The Black Swan – spotted in Queenstown New Zealand

Black Swan – Glenorchy NZ

In December 2014, then-President Barack Obama warned that the United States needed to prepare for an upcoming pandemic. This came a soon after the Ebola outbreak had threatened to spread worldwide. People knew of pandemics and their impact from history but Covid-19 took a lot of us by surprise. This can be seen as a ‘Black Swan’ event – an event or discovery whose existence was not predictable from the available data, and whose effect on society or the markets yields surprising and unexpected results. Just because all the data says that there are only white swans does not prove that Black Swans do not exist. Philosophers debated that they didn’t exist until explorers found a Black Swan in Australia. It was quite ironic that yesterday, whilst holidaying in Queenstown (South Island NZ), I saw a Black Swan – see photo. It immediately reminded me of Nassim Nicholas Taleb book ‘The Black Swan’ (2007). The book describes a black swan as a highly improbable event with three principal characteristics:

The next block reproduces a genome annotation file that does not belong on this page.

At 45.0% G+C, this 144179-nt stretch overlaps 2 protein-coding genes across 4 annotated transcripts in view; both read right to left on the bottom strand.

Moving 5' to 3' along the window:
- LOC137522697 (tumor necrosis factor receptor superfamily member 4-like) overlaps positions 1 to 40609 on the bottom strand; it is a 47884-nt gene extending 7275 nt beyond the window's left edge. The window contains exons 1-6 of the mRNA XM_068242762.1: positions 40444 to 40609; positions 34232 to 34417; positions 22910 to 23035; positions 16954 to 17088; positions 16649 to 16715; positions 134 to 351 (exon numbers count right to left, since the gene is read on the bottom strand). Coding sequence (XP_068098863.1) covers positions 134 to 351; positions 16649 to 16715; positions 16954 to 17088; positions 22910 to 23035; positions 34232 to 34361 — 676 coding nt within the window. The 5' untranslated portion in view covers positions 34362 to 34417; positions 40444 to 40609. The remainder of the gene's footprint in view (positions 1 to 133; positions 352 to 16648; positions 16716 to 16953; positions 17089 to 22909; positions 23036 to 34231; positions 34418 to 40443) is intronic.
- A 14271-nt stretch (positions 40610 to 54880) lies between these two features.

1. its unpredictability;
  2. its massive impact; and
  3. after it has happened, our desire to make appear less random and more predictable than it was.

The GFC unquestionably meet the criteria as a Black Swan. No one saw it coming and no one knows how it is going to end. The same can be said about Covid-19. This unexpected and hard-to-predict event was not within the range of normal expectations. However it will result in a major economic contraction on a global basis.

Economist Hyman Minsky once wrote a thesis about economic stability – more applicable to the GFC Black Swan event.
“If you have a wonderful, stable world and, better yet, it is growing nicely and nothing is going wrong, you are likely as the years go by to take more risk. As time passes the cost of taking risk gets less and less because interest rates come down. You can imagine that people will get carried away into thinking such conditions are permanent and take on record levels of debt. They think conditions will always be good. And then all it takes is one small event to create instability.”

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